4AAH1001 The Making of Britain 400-1400
Credit value: 30 credits
Module convenor/tutor: Dr Stephen Baxter
Assessment: 1 x 3 hour examination (100%)
Teaching pattern: 20 x 1-hour lectures (weekly); 20 x 1-hour seminars (weekly)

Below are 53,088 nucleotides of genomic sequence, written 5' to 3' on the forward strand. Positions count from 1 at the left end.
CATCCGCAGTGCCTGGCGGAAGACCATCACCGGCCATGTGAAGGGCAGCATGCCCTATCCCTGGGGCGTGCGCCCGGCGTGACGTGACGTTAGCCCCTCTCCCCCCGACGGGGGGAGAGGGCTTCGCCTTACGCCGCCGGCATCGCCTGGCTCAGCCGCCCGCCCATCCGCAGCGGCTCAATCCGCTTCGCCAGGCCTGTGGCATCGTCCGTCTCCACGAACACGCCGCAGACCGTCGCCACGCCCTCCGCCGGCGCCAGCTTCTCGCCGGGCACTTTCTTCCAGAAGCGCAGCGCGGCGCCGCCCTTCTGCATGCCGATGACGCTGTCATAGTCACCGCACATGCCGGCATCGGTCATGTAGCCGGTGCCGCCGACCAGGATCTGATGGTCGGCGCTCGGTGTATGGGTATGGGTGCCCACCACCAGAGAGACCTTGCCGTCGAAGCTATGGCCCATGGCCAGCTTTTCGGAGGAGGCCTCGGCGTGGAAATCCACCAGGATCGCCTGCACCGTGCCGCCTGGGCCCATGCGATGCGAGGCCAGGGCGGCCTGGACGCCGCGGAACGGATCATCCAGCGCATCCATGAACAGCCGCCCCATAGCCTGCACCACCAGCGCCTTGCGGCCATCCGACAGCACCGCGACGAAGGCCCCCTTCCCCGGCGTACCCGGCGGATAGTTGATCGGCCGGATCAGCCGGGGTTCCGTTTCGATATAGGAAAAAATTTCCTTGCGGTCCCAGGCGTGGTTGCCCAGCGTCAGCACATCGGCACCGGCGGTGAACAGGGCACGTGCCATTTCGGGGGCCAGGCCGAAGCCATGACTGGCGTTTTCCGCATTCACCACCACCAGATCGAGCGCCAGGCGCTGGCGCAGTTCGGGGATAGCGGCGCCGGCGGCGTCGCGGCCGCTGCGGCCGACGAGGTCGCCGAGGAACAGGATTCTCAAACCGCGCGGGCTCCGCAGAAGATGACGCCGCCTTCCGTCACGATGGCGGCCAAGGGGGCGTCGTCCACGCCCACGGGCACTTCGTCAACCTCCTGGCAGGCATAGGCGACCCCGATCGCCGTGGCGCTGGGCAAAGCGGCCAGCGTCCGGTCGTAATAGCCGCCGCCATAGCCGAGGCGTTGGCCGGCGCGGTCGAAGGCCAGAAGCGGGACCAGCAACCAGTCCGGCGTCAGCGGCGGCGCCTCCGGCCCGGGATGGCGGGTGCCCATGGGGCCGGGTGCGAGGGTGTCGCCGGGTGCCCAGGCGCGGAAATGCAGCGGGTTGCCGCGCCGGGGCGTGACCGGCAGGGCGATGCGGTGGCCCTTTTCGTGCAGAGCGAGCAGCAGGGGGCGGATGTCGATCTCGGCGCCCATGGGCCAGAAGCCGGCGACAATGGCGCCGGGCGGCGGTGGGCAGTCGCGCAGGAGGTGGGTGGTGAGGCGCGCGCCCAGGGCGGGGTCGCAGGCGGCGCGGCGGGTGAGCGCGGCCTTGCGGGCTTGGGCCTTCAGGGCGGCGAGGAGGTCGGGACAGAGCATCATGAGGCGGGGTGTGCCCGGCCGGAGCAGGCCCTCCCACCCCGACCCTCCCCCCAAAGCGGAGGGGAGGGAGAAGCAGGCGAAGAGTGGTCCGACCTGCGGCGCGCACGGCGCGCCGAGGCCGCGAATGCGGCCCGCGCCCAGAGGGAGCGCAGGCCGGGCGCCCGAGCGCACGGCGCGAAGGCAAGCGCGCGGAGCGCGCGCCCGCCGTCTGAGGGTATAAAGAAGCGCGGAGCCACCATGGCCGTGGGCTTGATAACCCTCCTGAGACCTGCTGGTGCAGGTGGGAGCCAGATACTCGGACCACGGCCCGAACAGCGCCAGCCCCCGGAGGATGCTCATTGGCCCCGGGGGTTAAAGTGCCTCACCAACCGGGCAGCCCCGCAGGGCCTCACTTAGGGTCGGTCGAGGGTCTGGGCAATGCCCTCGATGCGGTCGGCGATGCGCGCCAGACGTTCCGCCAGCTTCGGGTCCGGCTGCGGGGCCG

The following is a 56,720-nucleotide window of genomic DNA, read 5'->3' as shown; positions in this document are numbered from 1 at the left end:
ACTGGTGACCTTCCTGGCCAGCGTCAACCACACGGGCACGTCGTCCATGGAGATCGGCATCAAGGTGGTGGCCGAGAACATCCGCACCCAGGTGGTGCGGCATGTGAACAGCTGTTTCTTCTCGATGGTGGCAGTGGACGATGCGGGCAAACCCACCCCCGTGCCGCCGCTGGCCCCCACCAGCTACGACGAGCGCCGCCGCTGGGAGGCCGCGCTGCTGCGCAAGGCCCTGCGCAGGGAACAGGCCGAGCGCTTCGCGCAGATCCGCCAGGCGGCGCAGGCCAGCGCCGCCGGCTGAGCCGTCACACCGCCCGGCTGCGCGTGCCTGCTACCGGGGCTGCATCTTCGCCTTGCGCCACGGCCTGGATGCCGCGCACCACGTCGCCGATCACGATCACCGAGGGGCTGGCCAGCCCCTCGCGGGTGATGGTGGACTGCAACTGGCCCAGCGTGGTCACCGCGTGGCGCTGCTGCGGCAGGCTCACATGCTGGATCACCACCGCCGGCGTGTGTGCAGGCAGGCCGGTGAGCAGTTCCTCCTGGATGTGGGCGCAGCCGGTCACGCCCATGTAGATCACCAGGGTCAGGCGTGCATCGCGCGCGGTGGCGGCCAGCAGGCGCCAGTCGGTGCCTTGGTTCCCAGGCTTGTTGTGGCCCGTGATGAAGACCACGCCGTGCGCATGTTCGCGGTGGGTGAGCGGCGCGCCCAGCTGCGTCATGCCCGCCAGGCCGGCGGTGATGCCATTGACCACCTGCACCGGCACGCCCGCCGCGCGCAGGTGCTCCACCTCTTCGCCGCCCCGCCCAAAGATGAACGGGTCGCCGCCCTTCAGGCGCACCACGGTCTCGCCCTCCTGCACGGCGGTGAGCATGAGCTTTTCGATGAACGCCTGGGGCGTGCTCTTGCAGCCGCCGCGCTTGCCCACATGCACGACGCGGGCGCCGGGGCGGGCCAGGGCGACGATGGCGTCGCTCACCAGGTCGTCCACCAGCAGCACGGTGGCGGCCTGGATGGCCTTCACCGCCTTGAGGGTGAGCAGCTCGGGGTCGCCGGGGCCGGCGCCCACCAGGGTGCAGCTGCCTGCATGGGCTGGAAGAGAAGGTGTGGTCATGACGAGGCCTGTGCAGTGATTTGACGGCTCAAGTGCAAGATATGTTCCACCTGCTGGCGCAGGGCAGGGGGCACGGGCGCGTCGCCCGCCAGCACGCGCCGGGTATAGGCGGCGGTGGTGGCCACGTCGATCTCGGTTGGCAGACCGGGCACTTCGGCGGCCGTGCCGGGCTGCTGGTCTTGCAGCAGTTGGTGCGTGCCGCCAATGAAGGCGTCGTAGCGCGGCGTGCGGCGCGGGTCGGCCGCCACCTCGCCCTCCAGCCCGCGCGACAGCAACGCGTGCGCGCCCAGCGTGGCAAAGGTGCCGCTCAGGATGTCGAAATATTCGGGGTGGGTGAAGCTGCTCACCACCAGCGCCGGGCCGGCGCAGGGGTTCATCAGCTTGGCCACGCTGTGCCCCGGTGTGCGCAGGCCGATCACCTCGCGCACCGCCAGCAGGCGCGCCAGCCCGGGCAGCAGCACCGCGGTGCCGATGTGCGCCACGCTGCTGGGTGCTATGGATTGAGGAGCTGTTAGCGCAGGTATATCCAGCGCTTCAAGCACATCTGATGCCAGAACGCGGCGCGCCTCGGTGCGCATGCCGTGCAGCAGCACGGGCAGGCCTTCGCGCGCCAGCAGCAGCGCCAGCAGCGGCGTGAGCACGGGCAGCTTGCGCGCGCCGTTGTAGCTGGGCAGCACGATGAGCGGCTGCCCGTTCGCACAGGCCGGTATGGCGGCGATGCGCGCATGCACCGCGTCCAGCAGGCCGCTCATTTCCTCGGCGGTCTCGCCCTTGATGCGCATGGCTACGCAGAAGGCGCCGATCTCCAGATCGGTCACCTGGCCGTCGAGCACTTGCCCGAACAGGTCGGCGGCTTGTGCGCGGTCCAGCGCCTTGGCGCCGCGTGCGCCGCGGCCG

The period between 400 and 1400 forged the political structures and national identities which still shape Britain today. This unique course traces the history of Britain from the Anglo-Saxon settlements between 400 and 600 to the English conquest of Wales and the Scottish Wars of independence either side of 1300. It considers the emergence of a single kingdom of England with strong institutions of government, the changes brought by the Norman Conquest, the birth of the common law, the causes of political revolt, the significance of Magna Carta and the development of parliament. It examines how a successful Scottish kingdom was established in the far north, and how and why Wales remained politically fragmented. All this is placed in a wide social, economic and cultural context with focus on commercialization, peasant survival and revolt, the tensions between church and state (epitomized in the Becket dispute), and the development of national identities. Students make extensive use of primary sources available in translation, and engage in the many controversies relating to the period − one where understanding has been transformed by the work of recent historians, not least by those at King’s itself.